By Martin Muleya
Eight years after the promulgation of the new Constitution, Zimbabwe has witnessed figureheads representing devolution but have not yet without the transformation of the new system.
Devolution loosely translated refers to the diffusing of Governmental power from the centre to the periphery. Devolution is premised on the fact that development should be locally driven, deepening democracy, improving service delivery and promoting national integration and peace whilst recognizing diversity.
Section 264(1) gives effect to devolution. “Whenever appropriate, Governmental powers and responsibilities must be devolved to provincial and metropolitan councils and local authorities, which are competent to carry out those responsibilities efficiently and effectively”.
The provincial government constitutes eight provincial councils and two metropolitan councils whereas the local tier consists of the urban and rural local authorities. The provincial government is then constituted by ten elected persons, elected under the system of proportional representation.
Speaking on the sidelines of a Transparency International Zimbabwe (TIZ) Good Governance Symposium held early this week, Mutare lawyer Advocate Passmore Nyakureba questioned the capacity of the current provincial establishments to be able to successfully implement devolution adding that there are still people from the old system who have been transformed to the new system which is technically absent.
Advocate Nyakureba said devolution is still a serious governance issue facing Manicaland as a province.
“A major issue with regards to its composition is the role of Ministers of State for Provincial Affairs and Provincial Development Coordinators within the devolution model. It is still unclear what role they play. It will not be desirable to have a provincial Minister who himself/herself is a Presidential appointee being part of the Provincial Council.
“It is surprising how provincial leadership has been using the devolution funds without first fulfilling the technical structures within the Constitution,” he said.
TIZ board of Trustees chairperson Professor Sikhalazo Dube also weighed in saying his organisation relied on the formal accountability mechanisms in which Government entities such as the local Councillors and Parliamentarians holding local authorities and Government entities account to horizontal accountability where citizens hold duty bearers to account.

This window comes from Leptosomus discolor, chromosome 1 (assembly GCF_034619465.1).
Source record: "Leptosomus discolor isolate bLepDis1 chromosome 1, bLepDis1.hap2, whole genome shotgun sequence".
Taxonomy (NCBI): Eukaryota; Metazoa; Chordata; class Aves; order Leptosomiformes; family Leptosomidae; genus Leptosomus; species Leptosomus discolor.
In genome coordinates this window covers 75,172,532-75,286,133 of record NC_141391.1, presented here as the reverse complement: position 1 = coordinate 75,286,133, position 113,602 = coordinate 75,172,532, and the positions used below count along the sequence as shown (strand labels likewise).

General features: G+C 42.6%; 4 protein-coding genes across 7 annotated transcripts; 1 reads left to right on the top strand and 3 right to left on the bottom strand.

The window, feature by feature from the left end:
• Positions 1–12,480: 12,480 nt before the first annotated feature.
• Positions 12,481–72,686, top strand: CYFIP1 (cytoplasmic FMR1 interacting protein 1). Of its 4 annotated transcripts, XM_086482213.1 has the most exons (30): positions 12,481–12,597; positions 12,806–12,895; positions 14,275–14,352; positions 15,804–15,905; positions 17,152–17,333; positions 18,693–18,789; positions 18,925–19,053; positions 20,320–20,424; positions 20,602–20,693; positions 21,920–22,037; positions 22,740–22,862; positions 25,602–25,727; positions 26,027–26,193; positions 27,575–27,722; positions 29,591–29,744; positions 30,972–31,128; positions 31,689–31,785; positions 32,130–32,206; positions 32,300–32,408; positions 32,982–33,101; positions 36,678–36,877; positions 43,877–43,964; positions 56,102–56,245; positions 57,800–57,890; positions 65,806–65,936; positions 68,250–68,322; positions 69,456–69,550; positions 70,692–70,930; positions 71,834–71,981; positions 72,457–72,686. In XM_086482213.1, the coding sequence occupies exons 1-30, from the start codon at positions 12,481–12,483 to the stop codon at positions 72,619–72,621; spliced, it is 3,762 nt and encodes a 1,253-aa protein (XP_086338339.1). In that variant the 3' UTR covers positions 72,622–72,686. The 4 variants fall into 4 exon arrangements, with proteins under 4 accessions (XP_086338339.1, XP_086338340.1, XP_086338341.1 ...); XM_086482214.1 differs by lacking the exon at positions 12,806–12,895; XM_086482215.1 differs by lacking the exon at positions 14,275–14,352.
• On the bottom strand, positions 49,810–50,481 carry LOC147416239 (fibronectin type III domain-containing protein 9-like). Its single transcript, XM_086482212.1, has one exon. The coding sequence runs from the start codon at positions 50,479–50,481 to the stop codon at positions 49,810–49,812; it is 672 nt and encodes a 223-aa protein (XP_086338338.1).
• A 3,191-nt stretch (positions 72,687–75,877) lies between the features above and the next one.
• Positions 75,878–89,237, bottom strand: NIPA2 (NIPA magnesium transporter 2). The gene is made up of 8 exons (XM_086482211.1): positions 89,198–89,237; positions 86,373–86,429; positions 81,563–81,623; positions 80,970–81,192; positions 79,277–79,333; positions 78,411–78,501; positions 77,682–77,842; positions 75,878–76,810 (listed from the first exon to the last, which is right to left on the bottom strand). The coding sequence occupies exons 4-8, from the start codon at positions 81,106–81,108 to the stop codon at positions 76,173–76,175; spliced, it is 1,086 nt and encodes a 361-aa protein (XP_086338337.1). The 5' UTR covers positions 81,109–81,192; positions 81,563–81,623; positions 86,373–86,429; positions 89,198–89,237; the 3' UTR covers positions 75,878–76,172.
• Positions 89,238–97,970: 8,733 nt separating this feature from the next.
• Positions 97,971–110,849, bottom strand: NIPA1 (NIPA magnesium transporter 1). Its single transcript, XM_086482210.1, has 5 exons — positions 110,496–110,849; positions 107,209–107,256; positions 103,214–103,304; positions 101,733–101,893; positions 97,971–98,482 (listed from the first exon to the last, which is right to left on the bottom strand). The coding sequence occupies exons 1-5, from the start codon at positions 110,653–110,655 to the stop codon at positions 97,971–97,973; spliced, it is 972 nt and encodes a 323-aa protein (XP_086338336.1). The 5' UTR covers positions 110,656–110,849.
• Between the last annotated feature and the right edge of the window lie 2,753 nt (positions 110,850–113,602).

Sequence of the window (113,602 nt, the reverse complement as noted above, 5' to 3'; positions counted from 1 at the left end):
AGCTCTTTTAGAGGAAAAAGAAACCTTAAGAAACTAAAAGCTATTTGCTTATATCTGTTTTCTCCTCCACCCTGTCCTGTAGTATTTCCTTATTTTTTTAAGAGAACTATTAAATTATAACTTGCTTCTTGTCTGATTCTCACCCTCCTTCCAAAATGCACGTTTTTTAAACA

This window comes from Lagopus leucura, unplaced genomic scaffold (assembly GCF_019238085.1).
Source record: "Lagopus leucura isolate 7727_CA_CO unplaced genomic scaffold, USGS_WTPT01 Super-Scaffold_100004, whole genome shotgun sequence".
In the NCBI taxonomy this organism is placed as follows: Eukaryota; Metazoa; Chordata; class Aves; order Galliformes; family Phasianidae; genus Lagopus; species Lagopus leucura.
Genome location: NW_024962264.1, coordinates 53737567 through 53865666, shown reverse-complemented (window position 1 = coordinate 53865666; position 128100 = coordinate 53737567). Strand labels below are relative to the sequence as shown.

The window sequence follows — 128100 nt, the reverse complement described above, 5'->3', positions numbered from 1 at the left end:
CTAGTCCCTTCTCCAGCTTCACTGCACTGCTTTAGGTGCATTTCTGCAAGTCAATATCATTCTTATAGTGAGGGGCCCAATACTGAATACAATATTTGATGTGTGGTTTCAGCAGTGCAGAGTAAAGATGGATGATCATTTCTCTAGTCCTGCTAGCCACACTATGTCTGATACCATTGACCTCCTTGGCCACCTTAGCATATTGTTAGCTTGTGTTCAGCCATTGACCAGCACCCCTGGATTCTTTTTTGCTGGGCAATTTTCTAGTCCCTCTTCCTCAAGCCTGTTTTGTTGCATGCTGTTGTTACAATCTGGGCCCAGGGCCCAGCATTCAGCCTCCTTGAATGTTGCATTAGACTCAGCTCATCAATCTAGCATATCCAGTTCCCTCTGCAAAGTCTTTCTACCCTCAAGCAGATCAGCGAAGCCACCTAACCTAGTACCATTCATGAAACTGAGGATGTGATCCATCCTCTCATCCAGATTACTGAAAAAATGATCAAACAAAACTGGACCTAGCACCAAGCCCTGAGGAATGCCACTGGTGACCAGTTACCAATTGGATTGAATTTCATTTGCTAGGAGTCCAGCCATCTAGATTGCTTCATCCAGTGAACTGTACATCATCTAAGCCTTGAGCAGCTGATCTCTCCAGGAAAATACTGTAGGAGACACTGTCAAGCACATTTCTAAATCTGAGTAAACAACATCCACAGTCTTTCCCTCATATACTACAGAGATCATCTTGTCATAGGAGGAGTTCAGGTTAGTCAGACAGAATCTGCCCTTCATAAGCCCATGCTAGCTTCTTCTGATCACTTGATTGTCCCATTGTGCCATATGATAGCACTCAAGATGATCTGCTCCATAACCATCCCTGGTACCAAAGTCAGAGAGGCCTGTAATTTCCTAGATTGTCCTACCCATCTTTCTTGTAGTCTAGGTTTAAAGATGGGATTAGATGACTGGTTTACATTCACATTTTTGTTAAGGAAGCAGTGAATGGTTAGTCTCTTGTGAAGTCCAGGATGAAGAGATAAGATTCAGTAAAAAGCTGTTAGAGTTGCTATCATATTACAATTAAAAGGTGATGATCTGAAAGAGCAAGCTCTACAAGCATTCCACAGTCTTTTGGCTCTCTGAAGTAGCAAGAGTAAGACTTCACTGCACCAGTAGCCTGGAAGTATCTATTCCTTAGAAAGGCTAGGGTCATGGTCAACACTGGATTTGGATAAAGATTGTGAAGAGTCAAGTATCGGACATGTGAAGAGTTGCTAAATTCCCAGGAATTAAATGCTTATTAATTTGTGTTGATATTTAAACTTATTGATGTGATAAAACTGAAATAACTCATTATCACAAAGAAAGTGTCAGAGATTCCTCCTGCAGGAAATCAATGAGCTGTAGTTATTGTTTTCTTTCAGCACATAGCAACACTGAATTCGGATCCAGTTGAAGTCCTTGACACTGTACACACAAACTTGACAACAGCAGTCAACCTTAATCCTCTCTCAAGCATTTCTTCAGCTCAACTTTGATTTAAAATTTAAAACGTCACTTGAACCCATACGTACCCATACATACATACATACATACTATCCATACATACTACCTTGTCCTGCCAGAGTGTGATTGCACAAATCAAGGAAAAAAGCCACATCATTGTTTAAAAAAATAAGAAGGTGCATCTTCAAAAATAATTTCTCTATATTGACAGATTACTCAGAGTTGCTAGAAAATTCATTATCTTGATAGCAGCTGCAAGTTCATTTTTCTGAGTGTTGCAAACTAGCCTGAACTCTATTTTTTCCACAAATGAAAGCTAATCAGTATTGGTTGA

He underscored that the absence of effective figureheads representing devolution has catapulted corruption in the country to be endemic and systemic.
“Devolution if fully implemented will foster participation, representation, responsiveness, efficiency, effectiveness, transparency and accountability. Local governments have a pivotal role to play in the broader developmental agenda, moreso in providing interface between the central government and local communities.
“It is sad to note that as a country we continue to score badly on corruption and governance indices such as the Corruption Perception Index (CPI). In 2020, Zimbabwe was ranked number 157 out of 180 countries assessed with a low CPI score of 24 out of 100, which is below the regional average of 32. This low CPI score is indicative of the high level of perceived corruption in the public sector. Corruption has thus become endemic and systemic in Zimbabwe,” Prof Dube noted.
A local resident Richard Mugobo had no kind words for the Councillors housed at Civic Centre.
Mugobo accused the Blessing Tandi led council of being involved in corrupt activities and bemoaned the fact that of the 19 Wards in Mutare City only 12 wards still had their elected Councillors other seven wards had their Councillors recalled by their party.
“Mutare City has become a crime centre. Civic Centre has become the citadel of corruption and this has led citizens not participating in terms of demanding effective service delivery because there is no longer effective representation to talk about.
“There are also recalled Councillors who have stagnated the conduct of business at the Town House.
“This has added to the ineffective residential representatives who are now acting in cahoots with the same administration they are supposed to confront,” he said.
Mugobo he highlighted that for good governance tenets to kick start in the city there is need for citizens to own up the agenda and understand the struggle to enable them to demand effective service delivery.
He said while it is regrettable that there are wards with no representatives at the moment, citizens need to mobilize and create grass-root based media platforms that can amplify issues happening within their community.